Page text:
Gombe National Park
Gombe National Park is home to the iconic chimpanzee population first studied by Jane Goodall in 1960. By the early 1970s, Dr. Goodall had established systematic behavioral data collection protocols that continue to this day. In the 1990s, a second chimpanzee community was habituated and systematic data collection began on this community shortly thereafter. Today, Gombe is one of the few chimpanzee study sites where two neighboring communities are habituated and studied. This allows for detailed research on topics like female dispersal and intergroup encounters that are difficult at other study sites. Over the years, in addition to the rigorous behavioral data collection, researchers have established protocols to collect data on ranging, physiology, parasite load and genetics.
Dr. Kara Walker manages the Female Behavioral Development data collection team and corresponding database at Gombe National Park. This research team collects data on maturing female chimpanzees between the ages of eight and twenty years. This captures their transition from the juvenile period all the way through adolescence and into adulthood. During this window, many females will leave their community of birth to join a different community where they will reproduce.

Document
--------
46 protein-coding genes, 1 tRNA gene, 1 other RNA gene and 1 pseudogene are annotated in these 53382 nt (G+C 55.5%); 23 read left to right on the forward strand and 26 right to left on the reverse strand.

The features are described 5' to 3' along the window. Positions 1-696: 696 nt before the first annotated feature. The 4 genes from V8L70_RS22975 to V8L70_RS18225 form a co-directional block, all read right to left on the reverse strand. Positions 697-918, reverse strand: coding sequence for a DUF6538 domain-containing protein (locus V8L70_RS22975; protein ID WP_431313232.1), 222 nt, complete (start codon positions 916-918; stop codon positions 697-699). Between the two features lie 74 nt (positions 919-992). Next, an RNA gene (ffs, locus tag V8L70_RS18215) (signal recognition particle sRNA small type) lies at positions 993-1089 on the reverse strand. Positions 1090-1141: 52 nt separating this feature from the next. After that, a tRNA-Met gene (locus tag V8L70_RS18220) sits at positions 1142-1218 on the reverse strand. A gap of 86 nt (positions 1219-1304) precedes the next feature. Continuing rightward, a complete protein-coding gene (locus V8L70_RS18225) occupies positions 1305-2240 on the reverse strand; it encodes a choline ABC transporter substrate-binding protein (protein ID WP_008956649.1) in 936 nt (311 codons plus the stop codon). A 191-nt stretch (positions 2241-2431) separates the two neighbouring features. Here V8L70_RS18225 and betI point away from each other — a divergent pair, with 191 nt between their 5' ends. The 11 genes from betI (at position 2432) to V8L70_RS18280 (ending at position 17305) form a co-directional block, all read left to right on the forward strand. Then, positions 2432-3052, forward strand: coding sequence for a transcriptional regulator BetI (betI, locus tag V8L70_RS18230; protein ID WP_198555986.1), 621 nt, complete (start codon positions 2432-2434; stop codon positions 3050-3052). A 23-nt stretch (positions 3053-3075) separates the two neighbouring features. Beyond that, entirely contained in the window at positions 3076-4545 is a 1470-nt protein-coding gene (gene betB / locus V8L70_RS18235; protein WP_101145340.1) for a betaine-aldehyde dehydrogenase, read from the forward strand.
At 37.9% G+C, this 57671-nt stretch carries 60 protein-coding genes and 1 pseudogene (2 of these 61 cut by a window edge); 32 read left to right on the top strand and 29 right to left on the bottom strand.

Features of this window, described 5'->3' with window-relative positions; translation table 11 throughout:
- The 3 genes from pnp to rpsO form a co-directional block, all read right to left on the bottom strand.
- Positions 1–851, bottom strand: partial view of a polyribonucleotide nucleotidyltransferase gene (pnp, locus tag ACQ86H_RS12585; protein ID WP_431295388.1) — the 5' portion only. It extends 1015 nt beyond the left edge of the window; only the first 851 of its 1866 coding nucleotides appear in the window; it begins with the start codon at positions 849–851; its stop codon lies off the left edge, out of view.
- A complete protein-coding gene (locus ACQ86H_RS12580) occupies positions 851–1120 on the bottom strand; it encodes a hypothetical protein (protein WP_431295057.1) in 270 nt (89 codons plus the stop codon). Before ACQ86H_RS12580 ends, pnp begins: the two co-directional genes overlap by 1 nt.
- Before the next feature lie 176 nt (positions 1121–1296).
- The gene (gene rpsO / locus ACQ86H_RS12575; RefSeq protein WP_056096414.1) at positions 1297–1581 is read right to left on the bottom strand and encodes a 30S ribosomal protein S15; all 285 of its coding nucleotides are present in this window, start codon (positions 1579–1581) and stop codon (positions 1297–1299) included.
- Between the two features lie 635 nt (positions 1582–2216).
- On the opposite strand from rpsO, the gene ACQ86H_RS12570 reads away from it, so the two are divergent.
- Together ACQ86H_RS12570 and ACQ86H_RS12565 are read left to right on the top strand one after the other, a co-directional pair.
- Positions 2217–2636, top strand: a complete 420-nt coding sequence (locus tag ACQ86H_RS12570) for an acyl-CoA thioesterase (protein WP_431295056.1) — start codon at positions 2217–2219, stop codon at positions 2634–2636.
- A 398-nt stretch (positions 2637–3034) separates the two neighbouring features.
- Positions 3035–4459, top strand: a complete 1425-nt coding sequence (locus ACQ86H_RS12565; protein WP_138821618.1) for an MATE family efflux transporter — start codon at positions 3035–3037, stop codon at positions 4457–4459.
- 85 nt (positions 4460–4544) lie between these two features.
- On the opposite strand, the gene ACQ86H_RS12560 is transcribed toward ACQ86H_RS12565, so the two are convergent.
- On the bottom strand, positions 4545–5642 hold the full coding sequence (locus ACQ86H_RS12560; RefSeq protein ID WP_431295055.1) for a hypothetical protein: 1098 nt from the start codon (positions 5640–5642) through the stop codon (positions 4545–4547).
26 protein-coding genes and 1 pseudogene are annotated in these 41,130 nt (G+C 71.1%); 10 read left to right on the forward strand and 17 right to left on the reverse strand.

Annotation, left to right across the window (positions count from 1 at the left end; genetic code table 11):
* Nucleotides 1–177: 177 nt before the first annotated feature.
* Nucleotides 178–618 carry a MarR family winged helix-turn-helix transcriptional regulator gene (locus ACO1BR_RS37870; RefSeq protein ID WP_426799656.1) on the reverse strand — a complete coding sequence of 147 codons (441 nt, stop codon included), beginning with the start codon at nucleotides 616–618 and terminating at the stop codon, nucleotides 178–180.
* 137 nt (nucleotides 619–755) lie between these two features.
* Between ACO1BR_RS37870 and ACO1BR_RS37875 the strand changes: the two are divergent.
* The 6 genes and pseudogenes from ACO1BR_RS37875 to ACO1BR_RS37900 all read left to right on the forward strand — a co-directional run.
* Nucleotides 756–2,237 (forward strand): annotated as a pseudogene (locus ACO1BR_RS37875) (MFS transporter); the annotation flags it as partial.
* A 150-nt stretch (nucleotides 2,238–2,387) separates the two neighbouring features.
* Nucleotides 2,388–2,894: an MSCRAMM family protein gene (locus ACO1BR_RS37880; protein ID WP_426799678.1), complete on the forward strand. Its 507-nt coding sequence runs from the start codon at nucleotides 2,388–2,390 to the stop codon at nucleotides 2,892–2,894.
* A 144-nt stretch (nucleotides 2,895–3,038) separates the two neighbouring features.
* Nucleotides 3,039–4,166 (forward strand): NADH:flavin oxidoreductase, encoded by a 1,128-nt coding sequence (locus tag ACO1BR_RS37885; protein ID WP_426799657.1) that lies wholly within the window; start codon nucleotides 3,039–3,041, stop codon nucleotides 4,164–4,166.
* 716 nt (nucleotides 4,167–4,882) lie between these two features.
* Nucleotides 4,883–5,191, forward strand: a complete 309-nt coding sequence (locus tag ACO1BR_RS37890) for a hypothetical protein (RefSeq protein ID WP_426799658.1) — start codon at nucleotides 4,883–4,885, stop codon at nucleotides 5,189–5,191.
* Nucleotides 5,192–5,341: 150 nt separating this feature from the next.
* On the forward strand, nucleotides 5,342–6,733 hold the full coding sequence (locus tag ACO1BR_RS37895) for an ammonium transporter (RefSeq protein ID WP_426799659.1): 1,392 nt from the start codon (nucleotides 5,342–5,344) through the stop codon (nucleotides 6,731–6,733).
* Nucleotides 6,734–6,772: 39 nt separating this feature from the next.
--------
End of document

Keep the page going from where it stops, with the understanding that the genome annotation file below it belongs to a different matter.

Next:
Throughout Africa chimpanzees, bonobos and other primates are illegally captured in the wild to be sold as pets both domestically and abroad. When these animals are confiscated they are transferred to sanctuaries where they are rehabilitated and released into large enclosures to live out their lives. These safe havens are ideal locations to conduct behavioral and cognitive studies. Animals can be observed in natural settings and can voluntarily participate in non-invasive cognitive studies. Our group has worked at Tchimpounga Chimpanzee Rehabilitation Center in Republic of Congo and at Lola ya Bonobo in Democratic Republic of Congo. Both sanctuaries house apes in mixed-age and -sex groups that range in large forested enclosures or islands.